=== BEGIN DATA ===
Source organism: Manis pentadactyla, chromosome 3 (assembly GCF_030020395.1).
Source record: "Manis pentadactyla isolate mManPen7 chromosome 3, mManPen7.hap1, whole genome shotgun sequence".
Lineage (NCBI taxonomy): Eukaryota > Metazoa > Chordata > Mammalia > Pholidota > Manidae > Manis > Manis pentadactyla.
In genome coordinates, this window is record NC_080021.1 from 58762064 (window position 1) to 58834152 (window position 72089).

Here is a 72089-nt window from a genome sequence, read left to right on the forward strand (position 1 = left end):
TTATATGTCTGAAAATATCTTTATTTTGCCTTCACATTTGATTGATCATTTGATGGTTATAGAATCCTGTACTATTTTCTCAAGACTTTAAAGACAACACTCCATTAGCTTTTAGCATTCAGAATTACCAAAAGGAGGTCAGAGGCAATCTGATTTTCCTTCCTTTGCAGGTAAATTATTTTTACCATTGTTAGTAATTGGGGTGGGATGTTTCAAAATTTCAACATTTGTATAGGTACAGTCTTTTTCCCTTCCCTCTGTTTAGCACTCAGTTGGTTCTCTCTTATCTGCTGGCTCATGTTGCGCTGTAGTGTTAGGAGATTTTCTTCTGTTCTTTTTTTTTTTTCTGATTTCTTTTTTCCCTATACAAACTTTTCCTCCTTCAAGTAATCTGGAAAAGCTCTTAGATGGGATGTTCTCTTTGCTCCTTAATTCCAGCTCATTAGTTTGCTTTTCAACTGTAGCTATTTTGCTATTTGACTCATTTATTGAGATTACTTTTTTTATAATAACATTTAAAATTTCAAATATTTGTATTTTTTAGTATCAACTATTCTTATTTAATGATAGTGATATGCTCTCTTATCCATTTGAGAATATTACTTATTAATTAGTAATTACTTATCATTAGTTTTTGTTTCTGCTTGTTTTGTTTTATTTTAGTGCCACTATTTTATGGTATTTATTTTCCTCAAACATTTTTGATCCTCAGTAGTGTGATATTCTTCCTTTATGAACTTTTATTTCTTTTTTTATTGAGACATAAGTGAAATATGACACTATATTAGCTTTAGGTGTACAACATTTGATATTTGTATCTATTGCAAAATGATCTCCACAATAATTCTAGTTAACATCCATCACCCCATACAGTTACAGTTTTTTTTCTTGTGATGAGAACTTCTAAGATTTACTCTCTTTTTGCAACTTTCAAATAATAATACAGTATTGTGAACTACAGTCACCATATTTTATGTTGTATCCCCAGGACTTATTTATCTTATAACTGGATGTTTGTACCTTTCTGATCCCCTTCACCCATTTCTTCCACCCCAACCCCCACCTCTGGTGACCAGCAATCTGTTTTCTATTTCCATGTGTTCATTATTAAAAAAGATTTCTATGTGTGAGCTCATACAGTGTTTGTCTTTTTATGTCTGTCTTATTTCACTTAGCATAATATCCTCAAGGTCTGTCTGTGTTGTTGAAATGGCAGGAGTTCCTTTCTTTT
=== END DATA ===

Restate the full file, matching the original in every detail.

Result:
Source organism: Manis pentadactyla, chromosome 3 (assembly GCF_030020395.1).
Source record: "Manis pentadactyla isolate mManPen7 chromosome 3, mManPen7.hap1, whole genome shotgun sequence".
Lineage (NCBI taxonomy): Eukaryota > Metazoa > Chordata > Mammalia > Pholidota > Manidae > Manis > Manis pentadactyla.
In genome coordinates, this window is record NC_080021.1 from 58762064 (window position 1) to 58834152 (window position 72089).

Here is a 72089-nt window from a genome sequence, read left to right on the forward strand (position 1 = left end):
TTATATGTCTGAAAATATCTTTATTTTGCCTTCACATTTGATTGATCATTTGATGGTTATAGAATCCTGTACTATTTTCTCAAGACTTTAAAGACAACACTCCATTAGCTTTTAGCATTCAGAATTACCAAAAGGAGGTCAGAGGCAATCTGATTTTCCTTCCTTTGCAGGTAAATTATTTTTACCATTGTTAGTAATTGGGGTGGGATGTTTCAAAATTTCAACATTTGTATAGGTACAGTCTTTTTCCCTTCCCTCTGTTTAGCACTCAGTTGGTTCTCTCTTATCTGCTGGCTCATGTTGCGCTGTAGTGTTAGGAGATTTTCTTCTGTTCTTTTTTTTTTTTCTGATTTCTTTTTTCCCTATACAAACTTTTCCTCCTTCAAGTAATCTGGAAAAGCTCTTAGATGGGATGTTCTCTTTGCTCCTTAATTCCAGCTCATTAGTTTGCTTTTCAACTGTAGCTATTTTGCTATTTGACTCATTTATTGAGATTACTTTTTTTATAATAACATTTAAAATTTCAAATATTTGTATTTTTTAGTATCAACTATTCTTATTTAATGATAGTGATATGCTCTCTTATCCATTTGAGAATATTACTTATTAATTAGTAATTACTTATCATTAGTTTTTGTTTCTGCTTGTTTTGTTTTATTTTAGTGCCACTATTTTATGGTATTTATTTTCCTCAAACATTTTTGATCCTCAGTAGTGTGATATTCTTCCTTTATGAACTTTTATTTCTTTTTTTATTGAGACATAAGTGAAATATGACACTATATTAGCTTTAGGTGTACAACATTTGATATTTGTATCTATTGCAAAATGATCTCCACAATAATTCTAGTTAACATCCATCACCCCATACAGTTACAGTTTTTTTTCTTGTGATGAGAACTTCTAAGATTTACTCTCTTTTTGCAACTTTCAAATAATAATACAGTATTGTGAACTACAGTCACCATATTTTATGTTGTATCCCCAGGACTTATTTATCTTATAACTGGATGTTTGTACCTTTCTGATCCCCTTCACCCATTTCTTCCACCCCAACCCCCACCTCTGGTGACCAGCAATCTGTTTTCTATTTCCATGTGTTCATTATTAAAAAAGATTTCTATGTGTGAGCTCATACAGTGTTTGTCTTTTTATGTCTGTCTTATTTCACTTAGCATAATATCCTCAAGGTCTGTCTGTGTTGTTGAAATGGCAGGAGTTCCTTTCTTTT